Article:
Maybe I should, but I am not going to suggest this means the product should count for no more than twenty-five percent of grading. I don’t need to get down to numbers. I will, however, suggest that the majority of us do not do a sufficient job of assessing learning in the strands outside of art production, and I hope you will take these ideas into consideration and decide what is appropriate for yourself.
So what is a teacher to do? If, as I hope some will, a few of you are thinking, “hey you’re right, I should do better grading for learning in these other parts of my curriculum.” How do you move forward? Consider these three steps.
- Identify data sources (in addition to the art product) that will provide evidence of learning.
- Identify and “unpack” the standard (or benchmark or indicator) you are measuring with this data source.
- Identify or develop an assessment tool that will provide measurable data aligned with the standard.
These can be done in a different order, but starting with the data source can often be the most concrete way of getting started since it is so closely connected to instructional activities.
It sounds sterile or clinical, but all that is meant by “data source” is the other things can you look at (other than the art product) that can provide evidence of learning. Look first at the instructional activities that already happen in your classroom. Planning sheets, sketchbooks, warm-up activities, reflection activities, artist statements, critiques, and many more have the potential to provide standards-based evidence of learning.
UNPACK THE STANDARD
Think about the standard that describes the intended learning outcome related to the instructional activity and data source. Understand the standard and describe for yourself, in more detail, exactly what you want to see from your students that will show you they are learning it. (This is a great activity to do collaboratively.)
As you unpack the standard, take a look at the data source and make sure it is designed to give you the evidence you need. If you need to make an adjustment, such as rewording a prompt to better align the instructional activity with the standard, this will make your instruction and assessment all the stronger.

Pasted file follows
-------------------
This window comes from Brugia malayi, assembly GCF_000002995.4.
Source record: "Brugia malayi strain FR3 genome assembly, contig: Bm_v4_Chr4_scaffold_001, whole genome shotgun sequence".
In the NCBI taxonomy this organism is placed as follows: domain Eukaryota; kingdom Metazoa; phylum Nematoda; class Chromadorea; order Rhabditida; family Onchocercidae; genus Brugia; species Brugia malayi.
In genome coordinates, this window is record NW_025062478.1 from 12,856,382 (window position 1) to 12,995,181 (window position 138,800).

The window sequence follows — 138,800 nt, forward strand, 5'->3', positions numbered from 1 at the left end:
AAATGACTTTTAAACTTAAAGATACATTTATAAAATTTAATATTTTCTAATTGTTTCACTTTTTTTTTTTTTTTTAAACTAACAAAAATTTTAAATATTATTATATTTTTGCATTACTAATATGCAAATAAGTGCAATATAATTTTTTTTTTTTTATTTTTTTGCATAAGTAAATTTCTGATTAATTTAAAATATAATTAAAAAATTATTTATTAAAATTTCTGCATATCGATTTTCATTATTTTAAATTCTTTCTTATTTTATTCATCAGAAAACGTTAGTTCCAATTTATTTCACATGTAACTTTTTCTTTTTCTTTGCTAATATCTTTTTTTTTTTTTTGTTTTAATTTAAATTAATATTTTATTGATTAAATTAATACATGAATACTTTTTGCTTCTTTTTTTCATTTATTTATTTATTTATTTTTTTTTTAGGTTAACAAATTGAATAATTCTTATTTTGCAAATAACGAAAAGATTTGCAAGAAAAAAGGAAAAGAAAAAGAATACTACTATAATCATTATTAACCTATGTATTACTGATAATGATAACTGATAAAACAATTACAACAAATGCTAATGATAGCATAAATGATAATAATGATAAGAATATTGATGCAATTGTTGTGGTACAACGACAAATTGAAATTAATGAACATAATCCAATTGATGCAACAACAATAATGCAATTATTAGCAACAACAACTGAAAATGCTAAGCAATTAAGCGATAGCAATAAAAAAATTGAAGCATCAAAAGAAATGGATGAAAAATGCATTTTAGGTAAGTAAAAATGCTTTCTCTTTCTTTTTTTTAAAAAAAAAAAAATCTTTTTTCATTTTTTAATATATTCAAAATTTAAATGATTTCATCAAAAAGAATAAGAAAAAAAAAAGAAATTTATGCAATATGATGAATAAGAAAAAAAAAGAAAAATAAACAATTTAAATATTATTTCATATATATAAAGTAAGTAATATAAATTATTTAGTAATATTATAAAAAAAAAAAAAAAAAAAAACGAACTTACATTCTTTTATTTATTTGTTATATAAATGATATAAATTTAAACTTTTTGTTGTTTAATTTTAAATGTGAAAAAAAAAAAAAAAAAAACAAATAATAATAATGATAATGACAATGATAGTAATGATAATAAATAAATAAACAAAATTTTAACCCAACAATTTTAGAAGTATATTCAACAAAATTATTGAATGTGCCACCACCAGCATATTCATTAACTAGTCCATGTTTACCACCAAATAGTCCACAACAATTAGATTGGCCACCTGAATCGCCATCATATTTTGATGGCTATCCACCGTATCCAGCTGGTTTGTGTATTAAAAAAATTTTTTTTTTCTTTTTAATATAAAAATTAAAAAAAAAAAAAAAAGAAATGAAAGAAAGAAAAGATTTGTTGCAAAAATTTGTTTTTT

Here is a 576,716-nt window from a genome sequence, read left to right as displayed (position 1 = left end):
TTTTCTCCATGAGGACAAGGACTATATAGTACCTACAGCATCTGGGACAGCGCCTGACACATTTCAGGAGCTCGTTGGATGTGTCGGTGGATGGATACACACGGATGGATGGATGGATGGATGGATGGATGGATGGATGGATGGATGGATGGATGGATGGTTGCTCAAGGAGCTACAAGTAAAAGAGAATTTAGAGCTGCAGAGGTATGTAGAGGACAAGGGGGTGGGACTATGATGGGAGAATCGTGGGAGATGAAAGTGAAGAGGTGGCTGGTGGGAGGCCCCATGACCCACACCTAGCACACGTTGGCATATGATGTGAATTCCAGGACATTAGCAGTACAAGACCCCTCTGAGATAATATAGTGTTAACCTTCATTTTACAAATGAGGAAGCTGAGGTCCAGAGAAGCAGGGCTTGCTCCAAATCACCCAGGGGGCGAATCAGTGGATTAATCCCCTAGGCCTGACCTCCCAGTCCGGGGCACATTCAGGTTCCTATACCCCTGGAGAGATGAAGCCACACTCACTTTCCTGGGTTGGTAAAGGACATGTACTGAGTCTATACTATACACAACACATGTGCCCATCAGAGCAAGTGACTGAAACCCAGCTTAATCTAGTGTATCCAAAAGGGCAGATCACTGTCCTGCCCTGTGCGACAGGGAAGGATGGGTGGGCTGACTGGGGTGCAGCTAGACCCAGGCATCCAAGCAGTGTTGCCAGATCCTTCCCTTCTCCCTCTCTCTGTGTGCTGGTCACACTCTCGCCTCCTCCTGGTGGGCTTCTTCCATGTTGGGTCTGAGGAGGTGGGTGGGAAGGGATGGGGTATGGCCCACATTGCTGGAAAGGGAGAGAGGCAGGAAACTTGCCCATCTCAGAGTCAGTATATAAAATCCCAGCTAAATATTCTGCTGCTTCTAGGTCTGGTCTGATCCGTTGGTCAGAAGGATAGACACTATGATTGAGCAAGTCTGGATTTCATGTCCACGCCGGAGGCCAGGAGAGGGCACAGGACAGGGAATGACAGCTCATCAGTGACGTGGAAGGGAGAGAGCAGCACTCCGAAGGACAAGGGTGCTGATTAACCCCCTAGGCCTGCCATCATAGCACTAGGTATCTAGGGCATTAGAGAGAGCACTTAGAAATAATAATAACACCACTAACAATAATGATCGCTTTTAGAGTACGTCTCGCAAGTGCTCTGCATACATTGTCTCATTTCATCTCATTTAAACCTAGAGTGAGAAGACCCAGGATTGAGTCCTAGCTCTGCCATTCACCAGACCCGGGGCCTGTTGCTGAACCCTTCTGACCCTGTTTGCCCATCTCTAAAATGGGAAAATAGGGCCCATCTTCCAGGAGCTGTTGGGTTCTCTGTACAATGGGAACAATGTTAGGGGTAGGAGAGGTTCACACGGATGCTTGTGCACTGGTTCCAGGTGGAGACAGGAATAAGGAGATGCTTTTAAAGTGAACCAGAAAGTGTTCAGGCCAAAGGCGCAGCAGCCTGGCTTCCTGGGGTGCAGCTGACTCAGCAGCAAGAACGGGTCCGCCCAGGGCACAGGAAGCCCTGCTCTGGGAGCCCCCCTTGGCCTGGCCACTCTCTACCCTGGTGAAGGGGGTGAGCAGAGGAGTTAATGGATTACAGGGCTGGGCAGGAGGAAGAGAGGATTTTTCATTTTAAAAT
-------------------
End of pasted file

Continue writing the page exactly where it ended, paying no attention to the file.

Finally you need a way to measure whether your students are meeting the learning expectation. Make no mistake, it is difficult work to create a good rubric that is learning-focused and aligned with a selected standard, so I would like to offer a “generic” tool that may help. The table below shows four ways to measure to what degree the student is meeting the learning expectations. It may not be perfect for every scenario, but this is designed to be connected with any given standard, and best of all, it is a standards-based, learning-focused design.
Grading practices are a tough topic. As we speak, my school division is taking a hard look at grading practices in middle and high schools, and we expect to get some new guidelines for grading that will be applied district-wide. These will, no doubt, cause some anxiety for teachers who are accustomed to grading a certain way, but in the end it will be better for students, and better for learning.
I don’t know what the recommendations and guidelines will be, but let me close by sharing this resource, and 15 fixes for broken grades (language abbreviated from the text). As you read through this list, ask yourself how many of these align with your grading practices.
- Don’t include behaviors (effort)
- Don’t reduce marks for late work
- Don’t use extra credit or bonus points
- Don’t punish with grades
- Don’t consider attendance
- Don’t include group work
- Organize by standards/ learning goals
- Provide clear expectations
- Don’t compare students
- Use only quality assessments
- Don’t average
- Don’t give zeros
- Don’t include formative assessments
- Emphasize recent achievement
- Involve students in the process